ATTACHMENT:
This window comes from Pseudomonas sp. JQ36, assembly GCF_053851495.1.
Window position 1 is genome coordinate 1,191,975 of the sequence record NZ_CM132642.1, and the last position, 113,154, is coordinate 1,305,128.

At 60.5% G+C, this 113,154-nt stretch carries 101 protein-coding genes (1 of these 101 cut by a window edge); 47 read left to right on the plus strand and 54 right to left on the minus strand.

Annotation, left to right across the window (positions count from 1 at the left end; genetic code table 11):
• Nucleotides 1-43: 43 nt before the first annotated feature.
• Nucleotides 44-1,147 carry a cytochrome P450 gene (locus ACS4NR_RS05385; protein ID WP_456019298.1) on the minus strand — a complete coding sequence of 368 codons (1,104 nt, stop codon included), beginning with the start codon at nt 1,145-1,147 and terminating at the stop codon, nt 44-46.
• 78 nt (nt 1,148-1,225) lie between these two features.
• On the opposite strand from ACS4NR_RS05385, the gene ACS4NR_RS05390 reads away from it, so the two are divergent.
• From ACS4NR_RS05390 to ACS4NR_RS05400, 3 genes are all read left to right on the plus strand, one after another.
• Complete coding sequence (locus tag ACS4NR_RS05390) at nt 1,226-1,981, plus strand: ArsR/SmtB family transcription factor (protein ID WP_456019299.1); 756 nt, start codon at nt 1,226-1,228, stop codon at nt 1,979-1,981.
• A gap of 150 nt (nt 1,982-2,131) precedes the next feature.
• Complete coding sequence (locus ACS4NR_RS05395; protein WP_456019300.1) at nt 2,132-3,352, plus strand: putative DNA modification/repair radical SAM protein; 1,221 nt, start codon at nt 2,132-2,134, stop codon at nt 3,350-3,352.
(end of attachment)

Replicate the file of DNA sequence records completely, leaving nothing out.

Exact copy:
This window comes from Pseudomonas sp. JQ36, assembly GCF_053851495.1.
Window position 1 is genome coordinate 1,191,975 of the sequence record NZ_CM132642.1, and the last position, 113,154, is coordinate 1,305,128.

At 60.5% G+C, this 113,154-nt stretch carries 101 protein-coding genes (1 of these 101 cut by a window edge); 47 read left to right on the plus strand and 54 right to left on the minus strand.

Annotation, left to right across the window (positions count from 1 at the left end; genetic code table 11):
• Nucleotides 1-43: 43 nt before the first annotated feature.
• Nucleotides 44-1,147 carry a cytochrome P450 gene (locus ACS4NR_RS05385; protein ID WP_456019298.1) on the minus strand — a complete coding sequence of 368 codons (1,104 nt, stop codon included), beginning with the start codon at nt 1,145-1,147 and terminating at the stop codon, nt 44-46.
• 78 nt (nt 1,148-1,225) lie between these two features.
• On the opposite strand from ACS4NR_RS05385, the gene ACS4NR_RS05390 reads away from it, so the two are divergent.
• From ACS4NR_RS05390 to ACS4NR_RS05400, 3 genes are all read left to right on the plus strand, one after another.
• Complete coding sequence (locus tag ACS4NR_RS05390) at nt 1,226-1,981, plus strand: ArsR/SmtB family transcription factor (protein ID WP_456019299.1); 756 nt, start codon at nt 1,226-1,228, stop codon at nt 1,979-1,981.
• A gap of 150 nt (nt 1,982-2,131) precedes the next feature.
• Complete coding sequence (locus ACS4NR_RS05395; protein WP_456019300.1) at nt 2,132-3,352, plus strand: putative DNA modification/repair radical SAM protein; 1,221 nt, start codon at nt 2,132-2,134, stop codon at nt 3,350-3,352.